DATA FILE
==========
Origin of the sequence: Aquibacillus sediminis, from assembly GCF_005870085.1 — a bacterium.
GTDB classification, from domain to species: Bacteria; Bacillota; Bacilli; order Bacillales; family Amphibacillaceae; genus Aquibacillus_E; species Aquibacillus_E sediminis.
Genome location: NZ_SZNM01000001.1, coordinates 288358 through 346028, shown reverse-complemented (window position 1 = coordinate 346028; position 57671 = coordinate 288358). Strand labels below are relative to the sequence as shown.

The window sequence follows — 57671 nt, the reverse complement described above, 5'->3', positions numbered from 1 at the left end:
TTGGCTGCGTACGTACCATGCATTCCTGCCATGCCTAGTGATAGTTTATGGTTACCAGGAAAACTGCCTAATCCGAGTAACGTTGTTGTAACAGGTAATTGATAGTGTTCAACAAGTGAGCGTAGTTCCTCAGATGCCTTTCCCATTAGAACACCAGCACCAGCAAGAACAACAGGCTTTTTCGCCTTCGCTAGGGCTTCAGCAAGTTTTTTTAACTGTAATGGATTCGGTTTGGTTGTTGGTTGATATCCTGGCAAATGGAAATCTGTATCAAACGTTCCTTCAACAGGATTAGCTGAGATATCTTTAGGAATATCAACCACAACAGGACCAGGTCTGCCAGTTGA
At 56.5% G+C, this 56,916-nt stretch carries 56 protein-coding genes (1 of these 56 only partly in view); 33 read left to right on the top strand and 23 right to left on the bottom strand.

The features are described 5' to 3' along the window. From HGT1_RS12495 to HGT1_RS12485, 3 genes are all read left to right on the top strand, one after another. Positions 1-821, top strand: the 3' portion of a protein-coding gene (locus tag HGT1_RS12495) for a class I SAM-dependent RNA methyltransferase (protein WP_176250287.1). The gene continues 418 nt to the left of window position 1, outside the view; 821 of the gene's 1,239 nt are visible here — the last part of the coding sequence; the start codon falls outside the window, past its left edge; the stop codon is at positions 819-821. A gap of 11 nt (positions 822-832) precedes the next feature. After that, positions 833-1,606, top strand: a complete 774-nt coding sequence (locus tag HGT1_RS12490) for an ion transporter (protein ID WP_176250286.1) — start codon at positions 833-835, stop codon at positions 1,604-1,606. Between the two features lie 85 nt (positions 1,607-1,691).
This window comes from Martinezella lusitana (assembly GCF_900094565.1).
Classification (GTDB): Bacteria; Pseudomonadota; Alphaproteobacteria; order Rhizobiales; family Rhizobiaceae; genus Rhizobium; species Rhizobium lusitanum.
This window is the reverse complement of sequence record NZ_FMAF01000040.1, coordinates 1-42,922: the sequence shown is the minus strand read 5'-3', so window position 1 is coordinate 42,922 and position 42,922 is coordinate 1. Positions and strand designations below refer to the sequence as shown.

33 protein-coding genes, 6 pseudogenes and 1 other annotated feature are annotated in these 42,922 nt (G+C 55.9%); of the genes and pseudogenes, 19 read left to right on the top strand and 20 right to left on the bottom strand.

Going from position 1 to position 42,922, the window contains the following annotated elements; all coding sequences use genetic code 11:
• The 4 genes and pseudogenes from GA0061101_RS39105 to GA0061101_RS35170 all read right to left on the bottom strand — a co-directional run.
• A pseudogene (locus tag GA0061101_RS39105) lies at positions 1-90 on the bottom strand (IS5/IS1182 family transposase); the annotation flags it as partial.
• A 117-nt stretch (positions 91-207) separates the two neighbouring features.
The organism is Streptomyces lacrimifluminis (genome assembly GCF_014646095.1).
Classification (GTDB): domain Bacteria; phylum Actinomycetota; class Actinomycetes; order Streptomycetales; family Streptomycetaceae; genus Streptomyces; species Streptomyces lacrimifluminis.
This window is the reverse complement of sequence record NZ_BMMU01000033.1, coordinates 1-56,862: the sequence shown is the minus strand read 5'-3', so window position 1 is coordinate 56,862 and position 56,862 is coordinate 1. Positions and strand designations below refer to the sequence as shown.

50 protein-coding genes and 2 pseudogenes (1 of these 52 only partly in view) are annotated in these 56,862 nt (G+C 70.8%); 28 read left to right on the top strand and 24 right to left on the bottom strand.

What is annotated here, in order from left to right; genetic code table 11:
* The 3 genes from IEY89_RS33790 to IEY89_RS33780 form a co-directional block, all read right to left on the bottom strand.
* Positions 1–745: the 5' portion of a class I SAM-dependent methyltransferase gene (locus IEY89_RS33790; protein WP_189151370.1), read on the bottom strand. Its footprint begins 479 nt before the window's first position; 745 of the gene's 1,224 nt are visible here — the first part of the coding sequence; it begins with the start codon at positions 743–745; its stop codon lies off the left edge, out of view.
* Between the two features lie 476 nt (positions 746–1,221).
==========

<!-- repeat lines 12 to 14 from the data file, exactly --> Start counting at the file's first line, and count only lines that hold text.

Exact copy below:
Going from position 1 to position 42,922, the window contains the following annotated elements; all coding sequences use genetic code 11:
• The 4 genes and pseudogenes from GA0061101_RS39105 to GA0061101_RS35170 all read right to left on the bottom strand — a co-directional run.
• A pseudogene (locus tag GA0061101_RS39105) lies at positions 1-90 on the bottom strand (IS5/IS1182 family transposase); the annotation flags it as partial.